A mixed-method randomized feasibility trial evaluating progressive muscle relaxation or autogenic training on depressive symptoms and quality of life in people living with human immunodeficiency virus (HIV) who have depressive symptoms

J Complement Integr Med. 2020 Jul 3;18(1):165-174. doi: 10.1515/jcim-2019-0167.


Background: Progressive muscle relaxation (PMR) and autogenic training (AT) are effective relaxation techniques to reduce depressive symptoms. However, no studies on their effectiveness have been conducted among people living with HIV and depressive symptoms. The primary aim of this pilot study was to assess the feasibility and acceptability of PMR and AT interventions among people living with HIV who have depressive symptoms. A secondary aim was to assess the potential effectiveness of these interventions on depressive symptoms and quality of life.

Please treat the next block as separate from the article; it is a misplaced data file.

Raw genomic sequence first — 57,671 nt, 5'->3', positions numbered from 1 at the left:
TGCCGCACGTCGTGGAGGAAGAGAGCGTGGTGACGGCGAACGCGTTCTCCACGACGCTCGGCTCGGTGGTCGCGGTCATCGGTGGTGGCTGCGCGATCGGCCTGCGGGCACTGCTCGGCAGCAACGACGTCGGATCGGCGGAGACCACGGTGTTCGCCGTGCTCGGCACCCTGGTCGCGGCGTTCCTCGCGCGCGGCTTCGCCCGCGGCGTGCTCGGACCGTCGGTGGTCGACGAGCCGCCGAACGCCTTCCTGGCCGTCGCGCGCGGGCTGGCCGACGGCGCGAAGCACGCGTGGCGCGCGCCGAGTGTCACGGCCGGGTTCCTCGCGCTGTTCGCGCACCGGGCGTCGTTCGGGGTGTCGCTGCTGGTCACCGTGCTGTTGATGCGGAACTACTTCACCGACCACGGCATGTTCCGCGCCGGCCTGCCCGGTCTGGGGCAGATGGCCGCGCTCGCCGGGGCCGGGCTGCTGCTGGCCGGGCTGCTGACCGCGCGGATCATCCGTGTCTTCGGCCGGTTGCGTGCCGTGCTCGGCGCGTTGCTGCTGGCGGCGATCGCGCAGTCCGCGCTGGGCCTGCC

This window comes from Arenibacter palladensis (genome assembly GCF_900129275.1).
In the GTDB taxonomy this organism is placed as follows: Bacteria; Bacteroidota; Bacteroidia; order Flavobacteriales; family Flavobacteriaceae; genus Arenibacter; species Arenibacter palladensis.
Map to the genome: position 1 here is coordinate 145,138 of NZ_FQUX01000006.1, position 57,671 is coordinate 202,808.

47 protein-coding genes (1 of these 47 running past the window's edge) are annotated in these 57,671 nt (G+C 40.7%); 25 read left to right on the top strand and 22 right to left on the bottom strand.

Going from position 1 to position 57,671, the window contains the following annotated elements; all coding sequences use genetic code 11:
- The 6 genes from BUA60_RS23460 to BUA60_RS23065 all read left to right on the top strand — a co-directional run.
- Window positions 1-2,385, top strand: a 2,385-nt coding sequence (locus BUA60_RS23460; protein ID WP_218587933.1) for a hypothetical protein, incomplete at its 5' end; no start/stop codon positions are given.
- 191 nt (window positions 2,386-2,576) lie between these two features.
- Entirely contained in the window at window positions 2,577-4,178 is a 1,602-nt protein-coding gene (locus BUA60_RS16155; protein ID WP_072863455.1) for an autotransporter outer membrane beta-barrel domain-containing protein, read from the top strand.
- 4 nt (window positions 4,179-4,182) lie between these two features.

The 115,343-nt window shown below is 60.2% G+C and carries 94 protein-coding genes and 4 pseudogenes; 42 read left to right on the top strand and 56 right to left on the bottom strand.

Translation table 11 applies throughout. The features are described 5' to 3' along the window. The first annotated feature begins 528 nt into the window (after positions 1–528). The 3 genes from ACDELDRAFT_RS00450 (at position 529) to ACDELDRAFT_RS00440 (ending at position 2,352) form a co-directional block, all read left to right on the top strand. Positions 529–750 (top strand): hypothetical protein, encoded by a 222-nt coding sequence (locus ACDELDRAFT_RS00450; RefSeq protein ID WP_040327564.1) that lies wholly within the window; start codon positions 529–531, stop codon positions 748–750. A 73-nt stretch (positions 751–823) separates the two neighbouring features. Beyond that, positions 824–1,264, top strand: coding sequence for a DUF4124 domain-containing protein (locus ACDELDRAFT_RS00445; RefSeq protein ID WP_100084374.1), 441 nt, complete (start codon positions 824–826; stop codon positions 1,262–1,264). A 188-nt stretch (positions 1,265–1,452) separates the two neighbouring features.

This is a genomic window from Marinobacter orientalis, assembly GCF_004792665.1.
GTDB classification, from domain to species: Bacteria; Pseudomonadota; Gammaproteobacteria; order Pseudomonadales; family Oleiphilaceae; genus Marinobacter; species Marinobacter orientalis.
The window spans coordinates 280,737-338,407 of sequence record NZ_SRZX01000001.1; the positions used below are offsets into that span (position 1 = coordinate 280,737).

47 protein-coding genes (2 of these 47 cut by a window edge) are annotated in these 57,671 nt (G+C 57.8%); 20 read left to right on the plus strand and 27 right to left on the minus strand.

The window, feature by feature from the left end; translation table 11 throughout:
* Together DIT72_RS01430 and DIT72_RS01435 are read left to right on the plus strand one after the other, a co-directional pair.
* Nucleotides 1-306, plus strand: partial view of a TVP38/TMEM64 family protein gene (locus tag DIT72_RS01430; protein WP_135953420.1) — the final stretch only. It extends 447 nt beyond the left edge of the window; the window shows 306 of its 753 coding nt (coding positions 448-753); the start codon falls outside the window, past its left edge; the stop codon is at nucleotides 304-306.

Methods: This study was a three-arm pilot randomized control trial with mixed methods. Participants were randomized to PMR, AT, or a control group (CG), with four assessments (baseline, and at one, three, and six months). The PMR and AT interventions consisted of six 1 h sessions of individual training over 12 weeks, plus home practice. Recruitment, attrition, and completion rates were calculated. Depressive symptoms and quality of life were assessed at all times. Participants' perceptions of the interventions were collected in semi-structured interviews.

Results: Following the screening, 54/63 people met the inclusion criteria, and 42/54 were randomly allocated to the PMR group (n=14), AT group (n=14), and CG (n=14). Six participants (43%; 95% CI 18-71%) in the PMR group and 10 (71%; 95% CI 42-92%) in the AT group completed the intervention. Participants reported better emotion management and improvements in depressive symptoms and quality of life.

Conclusions: The pilot study suggests that a randomized trial to test the effectiveness of these interventions is feasible.

Trial registration: ClinicalTrials.gov NCT01901016.

Keywords: HIV; autogenic training; depression; progressive muscle relaxation; quality of life.

Associated data

  • ClinicalTrials.gov/NCT01901016